Saturday, October 2, 2010

Enough Said: How Twenty-Five-Cent Words and Two-Bit Word Choice Don’t Add Up

Can you guess which popular ad campaign of the twentieth century I have destroyed with unneeded elaboration and fancy, “twenty-five-cent” words?

Think moustaches on super models – milk moustaches.

Yes, it was the stunningly popular and often parodied “got milk?” campaign.

Can you imagine driving by this billboard, trying to read (and understand) all of the words? Plus, where would we fit the supermodel and her milk moustache?

Clearly, the “got milk?” phrase was effective because of its colloquial brevity.

When you need to grab a reader who may have either limited time or attention, you need to use as few words as possible and make your point clear.

Good web writing, for example, is brief, because a web audience is on the hunt for something specific. The best web pages know this and make it easy for web users to find the information they need quickly – helped in large part by the page descriptions that come up on search engines.

Web writing technique is easily applied to good ol‘ fashion print. If you’re writing a sales proposal or a marketing brochure, don’t waste your reader’s time by using all the words you know. In your effort to over-inform, you risk losing the reader’s attention, resulting in the reader retaining none of the information you were trying to share.

And the reader might think you (and your brand) are boring.

One caveat, I love descriptive narrative, the kind that you find in rich novels, with evocative language, sonorous rhythm. All that. In this post, I’m focusing on writing for the ADHD or customer crowd. You don’t have as much time to get your message to these audiences.

Think caffeinated monkeys.

When I edit sales proposals, I notice a tendency for my coworkers to try to “fancify” their language. They probably think it will lend them more credibility with potential customers, because (they think) they’ll sound smart.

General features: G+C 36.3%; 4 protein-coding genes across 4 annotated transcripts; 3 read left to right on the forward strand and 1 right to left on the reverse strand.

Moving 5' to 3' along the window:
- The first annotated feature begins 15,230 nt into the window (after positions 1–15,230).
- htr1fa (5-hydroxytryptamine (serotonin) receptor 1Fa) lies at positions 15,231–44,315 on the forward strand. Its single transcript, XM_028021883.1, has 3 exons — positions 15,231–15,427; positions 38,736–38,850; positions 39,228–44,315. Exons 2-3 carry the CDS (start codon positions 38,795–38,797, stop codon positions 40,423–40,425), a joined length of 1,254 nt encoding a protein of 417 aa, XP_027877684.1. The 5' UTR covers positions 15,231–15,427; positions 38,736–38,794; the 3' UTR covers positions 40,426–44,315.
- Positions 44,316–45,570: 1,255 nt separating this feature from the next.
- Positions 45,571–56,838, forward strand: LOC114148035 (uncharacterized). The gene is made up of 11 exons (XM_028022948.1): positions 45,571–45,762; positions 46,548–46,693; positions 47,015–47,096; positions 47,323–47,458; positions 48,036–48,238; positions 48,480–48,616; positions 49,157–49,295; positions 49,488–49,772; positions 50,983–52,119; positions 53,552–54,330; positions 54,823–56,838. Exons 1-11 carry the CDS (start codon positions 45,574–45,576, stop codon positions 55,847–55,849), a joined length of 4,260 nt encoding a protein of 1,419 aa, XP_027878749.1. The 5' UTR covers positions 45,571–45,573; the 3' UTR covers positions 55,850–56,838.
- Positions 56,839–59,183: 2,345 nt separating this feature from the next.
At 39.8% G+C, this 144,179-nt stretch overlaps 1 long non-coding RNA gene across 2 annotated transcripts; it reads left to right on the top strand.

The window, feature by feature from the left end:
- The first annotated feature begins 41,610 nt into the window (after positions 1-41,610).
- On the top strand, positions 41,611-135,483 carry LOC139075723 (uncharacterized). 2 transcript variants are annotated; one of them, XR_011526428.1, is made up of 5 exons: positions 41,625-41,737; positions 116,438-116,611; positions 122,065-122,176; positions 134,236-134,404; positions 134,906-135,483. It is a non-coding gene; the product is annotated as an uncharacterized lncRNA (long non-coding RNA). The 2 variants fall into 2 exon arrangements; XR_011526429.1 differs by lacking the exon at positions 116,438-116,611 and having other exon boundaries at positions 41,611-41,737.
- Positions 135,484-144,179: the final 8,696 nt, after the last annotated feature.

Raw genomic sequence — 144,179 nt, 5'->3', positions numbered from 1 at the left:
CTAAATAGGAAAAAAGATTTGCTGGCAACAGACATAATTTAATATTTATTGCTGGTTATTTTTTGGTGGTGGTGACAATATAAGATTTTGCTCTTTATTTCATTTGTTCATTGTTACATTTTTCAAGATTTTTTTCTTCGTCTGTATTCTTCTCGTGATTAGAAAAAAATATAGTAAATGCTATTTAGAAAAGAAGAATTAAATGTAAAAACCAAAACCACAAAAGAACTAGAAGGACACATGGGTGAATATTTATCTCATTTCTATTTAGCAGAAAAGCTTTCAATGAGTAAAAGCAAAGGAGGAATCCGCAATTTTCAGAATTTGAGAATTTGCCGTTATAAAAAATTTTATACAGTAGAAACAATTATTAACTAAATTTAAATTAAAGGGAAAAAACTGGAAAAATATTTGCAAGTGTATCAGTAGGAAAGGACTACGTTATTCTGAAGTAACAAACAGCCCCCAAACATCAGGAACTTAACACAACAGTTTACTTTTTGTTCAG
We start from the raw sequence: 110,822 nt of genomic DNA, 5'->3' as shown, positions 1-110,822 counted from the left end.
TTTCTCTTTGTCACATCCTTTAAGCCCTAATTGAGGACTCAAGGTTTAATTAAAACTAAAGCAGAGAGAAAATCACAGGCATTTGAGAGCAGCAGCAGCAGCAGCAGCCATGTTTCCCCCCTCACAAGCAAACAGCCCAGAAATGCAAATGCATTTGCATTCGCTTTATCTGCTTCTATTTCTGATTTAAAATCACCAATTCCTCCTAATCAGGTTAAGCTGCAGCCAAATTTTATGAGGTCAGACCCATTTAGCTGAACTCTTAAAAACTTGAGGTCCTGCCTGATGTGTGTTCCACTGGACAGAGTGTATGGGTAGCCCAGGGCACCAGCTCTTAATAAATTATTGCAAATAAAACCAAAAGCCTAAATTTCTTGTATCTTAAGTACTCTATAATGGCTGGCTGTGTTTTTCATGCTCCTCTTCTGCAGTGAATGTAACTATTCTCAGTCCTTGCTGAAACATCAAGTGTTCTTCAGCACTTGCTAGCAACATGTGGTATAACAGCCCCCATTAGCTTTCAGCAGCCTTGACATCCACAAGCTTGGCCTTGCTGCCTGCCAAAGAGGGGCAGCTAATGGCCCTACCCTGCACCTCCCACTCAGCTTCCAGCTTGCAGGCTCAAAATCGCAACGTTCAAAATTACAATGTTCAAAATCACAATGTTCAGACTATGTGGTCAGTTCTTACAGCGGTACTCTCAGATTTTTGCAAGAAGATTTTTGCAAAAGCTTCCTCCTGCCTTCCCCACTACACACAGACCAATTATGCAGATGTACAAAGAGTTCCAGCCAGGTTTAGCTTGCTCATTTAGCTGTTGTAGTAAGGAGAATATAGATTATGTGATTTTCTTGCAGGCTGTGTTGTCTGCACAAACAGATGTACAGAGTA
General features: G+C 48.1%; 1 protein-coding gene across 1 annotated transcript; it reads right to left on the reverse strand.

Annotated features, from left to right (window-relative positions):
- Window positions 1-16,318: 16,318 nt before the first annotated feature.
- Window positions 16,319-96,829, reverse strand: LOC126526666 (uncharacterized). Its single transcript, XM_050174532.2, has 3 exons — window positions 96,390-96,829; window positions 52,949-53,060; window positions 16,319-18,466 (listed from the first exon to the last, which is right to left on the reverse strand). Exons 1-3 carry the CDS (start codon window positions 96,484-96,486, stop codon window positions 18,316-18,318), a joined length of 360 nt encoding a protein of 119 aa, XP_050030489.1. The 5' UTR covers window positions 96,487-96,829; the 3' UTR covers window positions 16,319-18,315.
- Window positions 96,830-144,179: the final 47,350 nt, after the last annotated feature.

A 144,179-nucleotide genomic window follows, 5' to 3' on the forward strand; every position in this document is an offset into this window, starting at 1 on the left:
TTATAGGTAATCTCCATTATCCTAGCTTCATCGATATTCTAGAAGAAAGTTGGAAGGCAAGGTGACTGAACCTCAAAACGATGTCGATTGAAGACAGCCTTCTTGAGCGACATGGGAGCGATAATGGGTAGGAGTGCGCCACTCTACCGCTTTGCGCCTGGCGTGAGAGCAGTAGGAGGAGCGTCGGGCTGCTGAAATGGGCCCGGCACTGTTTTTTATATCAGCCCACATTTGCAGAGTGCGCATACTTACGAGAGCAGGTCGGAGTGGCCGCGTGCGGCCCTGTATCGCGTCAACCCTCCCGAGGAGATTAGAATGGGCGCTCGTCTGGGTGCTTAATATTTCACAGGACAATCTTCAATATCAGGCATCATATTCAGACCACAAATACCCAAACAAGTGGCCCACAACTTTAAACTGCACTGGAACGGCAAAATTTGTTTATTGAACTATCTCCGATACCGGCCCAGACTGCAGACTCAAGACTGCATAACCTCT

“Smart” to me is being efficient with language and with your audience’s time.

One of the most common twenty-five-cent words those smart coworkers use is “utilize”.

Utilize is a fancy way to say use. “Use”, itself, seems bland, although efficient. Also, “use” may have a tarnished reputation thanks to drug “users” or other selfish people who “use” other people. We’re taking it back.

For one thing, “utilize” is a seven-letter word. "Use" is three. By more than doubling the letters, do we gain any more information by reading “utilize” versus “use”?

Consider the following three examples, including one efficient sentence that “nails it”:

Twenty-five cent: The carpenter utilized a hammer to pound the nails that connected the two-by-fours to the beams.

Better: The carpenter used a hammer to pound the nails that connected the two-by-fours to the beams.

Efficient: The carpenter nailed the two-by-fours to the beams.

Trying to find ways to reduce words and to emphasize key ideas is not just surgery (simply lopping off words). It’s more about “puzzling”, assembling the pieces so that your “picture” is clear.

I am hopeful that you are capable of utilizing the conceptions that I have posted within this blog post to your advantage.

Or, in the smart version:

Hope this helps.


  1. Actually, "utilize" doesn't even mean "to use". It means "to make useful". The hammer is already useful. But the iron (or whatever) was utilized in its manufacture. It's often hot air, but sometimes it's just the right word-- nails it, so to speak.

  2. Reg, good point! Unfortunately, it is a fine point in the sense that in our evolving English, the distinction you draw is now occluded in the fog of dictionary usage notes. Merriam Webster, for example, claims that "utilize" is synonomous with "use". The coworkers to whom I refered aren't aware of this distinction and are, in effect, just plain trying to sound smart with more syllables.